Ally McCoist’s joy and Roy Keane’s rage: how pundits can eclipse the action | Soccer

INearing the end of the first half at Elland Road on Tuesday night, Leeds United fired a free kick deep into the Crystal Palace game, about halfway between the corner flag and the penalty area. It can only be described as “in a dangerous situation”. Ravenha stands over her.

“This is going to be done at an unbelievable pace, that’s my expectation,” says Ally McCoist, who is very self-confident. The Brazilian raises his right hand and proceeds to smash the ball about 30 yards above everyone else and out for a goal kick.

You can hear Mquist start to laugh. “Okay,” says John Champion. “We can go back and you can bring that thing back if you want.”

“Well, actually I’m standing by her. I didn’t say how high she would go up…there was so much speed…” At this point McQuest wrinkled with laughter. It is impossible not to laugh with him.

It’s a wonderful moment. A monotonous soccer match brought to life by a craft expert. It’s a busy week for him – he’s still trending on Twitter the day after the Merseyside derby. Offering happy colleagues connections is one thing – turning a social media platform into a positive and friendly place on its own is quite another.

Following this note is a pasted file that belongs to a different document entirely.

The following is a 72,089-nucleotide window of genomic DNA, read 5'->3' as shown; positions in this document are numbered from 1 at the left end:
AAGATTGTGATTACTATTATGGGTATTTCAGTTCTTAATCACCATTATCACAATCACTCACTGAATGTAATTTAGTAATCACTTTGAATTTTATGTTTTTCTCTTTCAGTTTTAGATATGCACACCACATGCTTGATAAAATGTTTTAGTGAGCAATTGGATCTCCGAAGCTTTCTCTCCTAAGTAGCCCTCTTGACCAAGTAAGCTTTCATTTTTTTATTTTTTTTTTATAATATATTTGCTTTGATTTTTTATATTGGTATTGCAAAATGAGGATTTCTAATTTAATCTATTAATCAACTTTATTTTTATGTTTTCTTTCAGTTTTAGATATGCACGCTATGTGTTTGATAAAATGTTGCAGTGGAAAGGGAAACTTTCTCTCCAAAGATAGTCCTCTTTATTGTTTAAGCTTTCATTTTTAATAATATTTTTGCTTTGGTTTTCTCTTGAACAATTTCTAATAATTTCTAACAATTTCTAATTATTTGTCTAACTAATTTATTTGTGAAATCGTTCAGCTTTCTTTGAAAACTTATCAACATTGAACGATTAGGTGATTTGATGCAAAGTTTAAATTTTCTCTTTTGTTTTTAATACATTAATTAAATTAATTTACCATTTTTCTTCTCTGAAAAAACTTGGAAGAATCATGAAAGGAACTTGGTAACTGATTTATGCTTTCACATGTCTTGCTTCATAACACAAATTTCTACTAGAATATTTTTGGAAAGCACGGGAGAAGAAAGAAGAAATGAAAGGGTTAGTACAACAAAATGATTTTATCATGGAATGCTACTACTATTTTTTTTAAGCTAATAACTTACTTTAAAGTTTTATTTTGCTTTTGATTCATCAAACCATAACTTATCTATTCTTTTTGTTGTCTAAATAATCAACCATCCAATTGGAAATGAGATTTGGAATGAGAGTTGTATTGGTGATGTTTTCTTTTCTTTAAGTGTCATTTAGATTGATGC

Interestingly, more people are tweeting about the guy talking about the game than about the game itself. It sounds harsh on Diogo Jota and Jordan Henderson, but analyzing analysis often interests us more than the thing it’s meant to discuss.

Roy Keane watches Manchester United's 2-0 defeat to City last month with Micah Richards and Graeme Souness.
Roy Keane (centre) watches Manchester United’s 2-0 defeat to City last month with Micah Richards (left) and Graeme Souness (right). Photo: Peter Powell/EPA

Having hosted several shows on TalkSport with him, I can confirm that Ally is everything you could wish for and expect – warm, funny, smart, selfless. So there’s no objectivity here but it does seem to have achieved the unachievable in sports broadcasting – clear historical rivalries aside – to be universally loved. I can say for sure that I don’t know that feeling. But who does? Barry Davis? Jeff Stelling, perhaps?

Ally’s rush week comes on the heels of the increasingly fervent debate between Roy Keane and Jamie Carragher over Cristiano Ronaldo on Super Sunday. Jimmy Floyd Hasselbein’s wide smile is a complete joy. The camera zooms in as Carragher shouts, “What’s the point of signing it?” With Scouse’s unyielding urgency.

Having commented on Jonathan Wilson’s episode on the subject over the past few months, I find myself firmly in the Carragher camp when it comes to Ronaldo. But the disagreement is so loud and intense that you almost forget what they are talking about at the end. It should be more important than football.

The scene concludes perfectly with Dave Jones patting Kane three times on the thigh – and ending with a nice fist. “It’s time to go,” as if trying to persuade a five-year-old to leave a friend’s birthday party. How long did Dave spend debating whether and when to go for the triple paycheck? It’s a brave move. We’ve seen Kane’s reaction to less. The timing is perfect. And most importantly, it’s a great TV. How much analysis do you need when Roy Keane exclaims: “Glass. Glasses. Glasses“?